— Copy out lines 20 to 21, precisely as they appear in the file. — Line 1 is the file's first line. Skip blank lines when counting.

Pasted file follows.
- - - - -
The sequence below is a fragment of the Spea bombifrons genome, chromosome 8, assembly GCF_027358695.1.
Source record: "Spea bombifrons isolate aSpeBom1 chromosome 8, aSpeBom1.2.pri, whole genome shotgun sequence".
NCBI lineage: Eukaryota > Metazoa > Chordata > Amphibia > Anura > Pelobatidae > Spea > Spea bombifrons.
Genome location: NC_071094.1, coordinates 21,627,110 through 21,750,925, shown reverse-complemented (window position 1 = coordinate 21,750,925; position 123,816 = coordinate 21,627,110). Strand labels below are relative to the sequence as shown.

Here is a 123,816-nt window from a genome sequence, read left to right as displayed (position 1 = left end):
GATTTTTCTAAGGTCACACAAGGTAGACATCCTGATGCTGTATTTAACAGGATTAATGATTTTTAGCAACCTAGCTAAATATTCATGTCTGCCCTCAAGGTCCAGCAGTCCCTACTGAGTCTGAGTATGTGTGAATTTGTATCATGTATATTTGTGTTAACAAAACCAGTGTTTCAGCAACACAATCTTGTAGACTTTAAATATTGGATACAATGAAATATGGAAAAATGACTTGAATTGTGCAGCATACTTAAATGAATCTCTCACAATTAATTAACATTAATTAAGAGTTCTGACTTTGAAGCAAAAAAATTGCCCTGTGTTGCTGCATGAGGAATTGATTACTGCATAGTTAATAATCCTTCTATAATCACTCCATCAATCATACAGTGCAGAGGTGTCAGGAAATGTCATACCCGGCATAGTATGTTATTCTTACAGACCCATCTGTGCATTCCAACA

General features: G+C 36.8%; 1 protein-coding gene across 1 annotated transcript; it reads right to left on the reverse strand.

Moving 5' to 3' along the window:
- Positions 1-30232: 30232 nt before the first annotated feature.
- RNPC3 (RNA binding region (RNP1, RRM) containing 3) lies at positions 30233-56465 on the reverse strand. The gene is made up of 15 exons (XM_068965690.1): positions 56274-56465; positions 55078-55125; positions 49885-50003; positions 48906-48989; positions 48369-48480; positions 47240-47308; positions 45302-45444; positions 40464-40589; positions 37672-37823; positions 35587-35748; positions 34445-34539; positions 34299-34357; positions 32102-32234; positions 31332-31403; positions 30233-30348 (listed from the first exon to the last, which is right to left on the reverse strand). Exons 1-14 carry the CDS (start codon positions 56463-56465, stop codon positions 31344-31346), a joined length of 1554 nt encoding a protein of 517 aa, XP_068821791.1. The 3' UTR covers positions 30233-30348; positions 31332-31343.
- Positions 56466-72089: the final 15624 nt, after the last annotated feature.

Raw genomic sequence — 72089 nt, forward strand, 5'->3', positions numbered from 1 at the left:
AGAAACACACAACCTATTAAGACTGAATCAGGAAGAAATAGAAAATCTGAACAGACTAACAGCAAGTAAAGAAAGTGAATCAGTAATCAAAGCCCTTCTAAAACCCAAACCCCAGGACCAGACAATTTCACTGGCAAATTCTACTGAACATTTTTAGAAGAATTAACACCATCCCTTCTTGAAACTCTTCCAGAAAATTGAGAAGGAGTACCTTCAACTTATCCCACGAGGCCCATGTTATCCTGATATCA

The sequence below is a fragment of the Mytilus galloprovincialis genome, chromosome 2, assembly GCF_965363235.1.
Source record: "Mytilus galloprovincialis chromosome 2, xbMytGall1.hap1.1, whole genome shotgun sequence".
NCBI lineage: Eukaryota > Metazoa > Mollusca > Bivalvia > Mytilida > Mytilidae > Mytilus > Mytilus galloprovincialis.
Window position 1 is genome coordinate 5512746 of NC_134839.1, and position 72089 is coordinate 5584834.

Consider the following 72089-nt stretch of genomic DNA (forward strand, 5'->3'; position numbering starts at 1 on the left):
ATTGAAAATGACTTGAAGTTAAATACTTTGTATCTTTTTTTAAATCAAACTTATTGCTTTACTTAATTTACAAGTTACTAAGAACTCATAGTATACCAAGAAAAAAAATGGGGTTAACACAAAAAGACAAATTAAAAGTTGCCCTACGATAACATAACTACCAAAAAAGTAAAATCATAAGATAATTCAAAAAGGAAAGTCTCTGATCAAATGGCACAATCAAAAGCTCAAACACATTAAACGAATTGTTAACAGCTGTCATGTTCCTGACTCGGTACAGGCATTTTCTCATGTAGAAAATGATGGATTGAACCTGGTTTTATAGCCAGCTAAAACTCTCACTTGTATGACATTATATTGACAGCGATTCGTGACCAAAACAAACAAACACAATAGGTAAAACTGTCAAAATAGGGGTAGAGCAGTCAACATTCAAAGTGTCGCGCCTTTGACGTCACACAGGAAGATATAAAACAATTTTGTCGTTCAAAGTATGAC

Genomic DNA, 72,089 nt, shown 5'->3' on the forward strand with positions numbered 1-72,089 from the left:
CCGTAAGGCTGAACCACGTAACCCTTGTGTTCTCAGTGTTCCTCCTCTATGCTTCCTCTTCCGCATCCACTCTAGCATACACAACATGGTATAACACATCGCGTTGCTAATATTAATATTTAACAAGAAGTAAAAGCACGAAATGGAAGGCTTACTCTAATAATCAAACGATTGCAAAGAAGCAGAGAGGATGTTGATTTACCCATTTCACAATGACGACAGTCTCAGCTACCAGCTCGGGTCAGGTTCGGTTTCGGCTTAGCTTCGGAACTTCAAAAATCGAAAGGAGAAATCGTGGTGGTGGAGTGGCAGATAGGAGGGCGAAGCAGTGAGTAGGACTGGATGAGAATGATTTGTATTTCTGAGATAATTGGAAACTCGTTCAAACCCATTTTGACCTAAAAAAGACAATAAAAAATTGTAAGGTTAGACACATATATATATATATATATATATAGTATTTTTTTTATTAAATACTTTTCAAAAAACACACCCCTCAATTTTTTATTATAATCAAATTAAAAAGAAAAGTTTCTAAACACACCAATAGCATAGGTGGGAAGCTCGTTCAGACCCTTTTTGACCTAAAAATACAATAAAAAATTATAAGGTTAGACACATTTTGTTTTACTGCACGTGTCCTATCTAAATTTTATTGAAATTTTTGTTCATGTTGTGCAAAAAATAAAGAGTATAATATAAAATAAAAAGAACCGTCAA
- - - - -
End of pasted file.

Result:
Genomic DNA, 72,089 nt, shown 5'->3' on the forward strand with positions numbered 1-72,089 from the left:
CCGTAAGGCTGAACCACGTAACCCTTGTGTTCTCAGTGTTCCTCCTCTATGCTTCCTCTTCCGCATCCACTCTAGCATACACAACATGGTATAACACATCGCGTTGCTAATATTAATATTTAACAAGAAGTAAAAGCACGAAATGGAAGGCTTACTCTAATAATCAAACGATTGCAAAGAAGCAGAGAGGATGTTGATTTACCCATTTCACAATGACGACAGTCTCAGCTACCAGCTCGGGTCAGGTTCGGTTTCGGCTTAGCTTCGGAACTTCAAAAATCGAAAGGAGAAATCGTGGTGGTGGAGTGGCAGATAGGAGGGCGAAGCAGTGAGTAGGACTGGATGAGAATGATTTGTATTTCTGAGATAATTGGAAACTCGTTCAAACCCATTTTGACCTAAAAAAGACAATAAAAAATTGTAAGGTTAGACACATATATATATATATATATATATAGTATTTTTTTTATTAAATACTTTTCAAAAAACACACCCCTCAATTTTTTATTATAATCAAATTAAAAAGAAAAGTTTCTAAACACACCAATAGCATAGGTGGGAAGCTCGTTCAGACCCTTTTTGACCTAAAAATACAATAAAAAATTATAAGGTTAGACACATTTTGTTTTACTGCACGTGTCCTATCTAAATTTTATTGAAATTTTTGTTCATGTTGTGCAAAAAATAAAGAGTATAATATAAAATAAAAAGAACCGTCAA